A downtown grocery store is necessary if a City wants to attract urban living – it is also necessary to provide healthy food options for those living downtown without readily available transportation.

I think particularly of the under-employed and the homeless who receive services from organizations like Mel Trotter Ministries. Grand Rapids has a need for affordable housing for the most vulnerable in our society. It would be great to see grocery options as well.

I am looking forward to tracking the progress of this bill. I am also encouraged by the many businesses in West Michigan asking the question: “How am I building a better community?


Twitter: @JeshuaTLauka

Reminder for Michigan Limited Liability Companies on Upcoming Filing Deadline. Stay in Good Standing and Maintain your Corporate Formalities.

February 9, 2017 2 comments

Happy #ThrowbackThursday.


Some (maybe all of you) may be wondering about my choice of including this photo – 2016-09-22-07-53-56it is me, years ago, dressed as Sparty for the MSUvUofM game. I thought it pertinent, given the topic of this e-mail is maintaining your business “liability shield” and as everyone knows, Sparty is the greatest warrior/mascot of all time. (You have to admit, there’s at least a loose connection.)

Today I received an e-mail from The Michigan Department of Licensing and Regulatory Affairs (“LARA”) reminding that all annual statements and reports for LLCs and PLLCs are due February 15, 2017.

Per LARA’s announcement:

“Annual statements and annual reports can be filed online at

The statements and reports must be filed online by February 15, 2017, or if mailing instead, received by February 15, 2017. Late filing penalties will be assessed for 2017 annual statements and annual reports for professional limited liability companies received after February 15, 2017.”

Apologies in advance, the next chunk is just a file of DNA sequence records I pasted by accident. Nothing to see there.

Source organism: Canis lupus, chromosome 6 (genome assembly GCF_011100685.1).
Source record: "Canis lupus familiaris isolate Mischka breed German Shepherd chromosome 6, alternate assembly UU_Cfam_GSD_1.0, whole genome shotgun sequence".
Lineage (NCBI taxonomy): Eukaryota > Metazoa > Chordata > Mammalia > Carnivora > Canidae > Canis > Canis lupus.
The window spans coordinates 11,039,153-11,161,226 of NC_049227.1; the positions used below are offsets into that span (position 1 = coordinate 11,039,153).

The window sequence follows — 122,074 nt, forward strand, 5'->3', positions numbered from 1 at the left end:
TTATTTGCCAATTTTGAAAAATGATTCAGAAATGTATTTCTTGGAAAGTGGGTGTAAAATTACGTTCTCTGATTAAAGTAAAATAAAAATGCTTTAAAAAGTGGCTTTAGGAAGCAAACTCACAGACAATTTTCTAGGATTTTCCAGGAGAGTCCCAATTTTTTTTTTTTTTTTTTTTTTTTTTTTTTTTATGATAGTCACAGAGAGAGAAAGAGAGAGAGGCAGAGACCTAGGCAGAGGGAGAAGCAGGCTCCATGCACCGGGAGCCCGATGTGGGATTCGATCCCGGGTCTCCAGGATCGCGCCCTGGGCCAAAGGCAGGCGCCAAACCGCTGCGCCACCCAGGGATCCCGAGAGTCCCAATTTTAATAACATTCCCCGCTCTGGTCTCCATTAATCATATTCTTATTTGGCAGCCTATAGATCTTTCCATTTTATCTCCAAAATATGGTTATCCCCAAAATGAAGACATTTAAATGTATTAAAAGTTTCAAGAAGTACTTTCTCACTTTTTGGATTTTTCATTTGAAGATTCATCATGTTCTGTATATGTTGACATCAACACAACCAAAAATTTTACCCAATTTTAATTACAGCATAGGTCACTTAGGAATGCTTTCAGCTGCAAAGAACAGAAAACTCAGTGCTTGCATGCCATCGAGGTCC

Consequences for Failing to File:

LARA also reminds that:

“Section 909(2) of the Michigan Limited Liability Company Act, 1993 PA 23, provides that if a domestic or foreign professional limited liability company does not file the annual report by February 15, then in addition to its liability for the fee, a $50.00 penalty is added to the fee.”

Is your LLC in Good Standing?

Occasionally I will have a business client come in and I will ask – just to make sure – “is your business still in good standing?”

The common answer is “I think so.”

And of course, after I perform a quick internet check with the State of Michigan it is all too common that I discover that either the LLC is “not in good standing” or worse, the company has been dissolved automatically for failure to file annual statements.

A Word on Resident Agents:

My law firm is happy to provide our business clients with resident agent services. One of the benefits of an LLC is that it provides its owners a level of privacy protection.

Michigan law requires Limited Liability Companies to have appointed a Resident Agent.

MCL 450.4207(1)(b) requires an LLC to have a resident agent. A person, or business with a physical presence in the State of Michigan.

Michigan law does not require that an “owner” of the LLC be the resident agent.

“The resident agent appointed by a limited liability company is an agent of the company upon whom any process, notice, or demand required or permitted by law to be served upon the company may be served.” MCL 450.4207(1)(b).

Many of my real estate investment clients will utilize my law firm as resident agent when filing their articles of organization with the State of Michigan.

In Conclusion:

Business owners, if you get these annual statements from the State of Michigan, or from your attorney – do not disregard them! Maintain your Corporate Formalities.

Questions? Comments?


Twitter: @JeshuaTLauka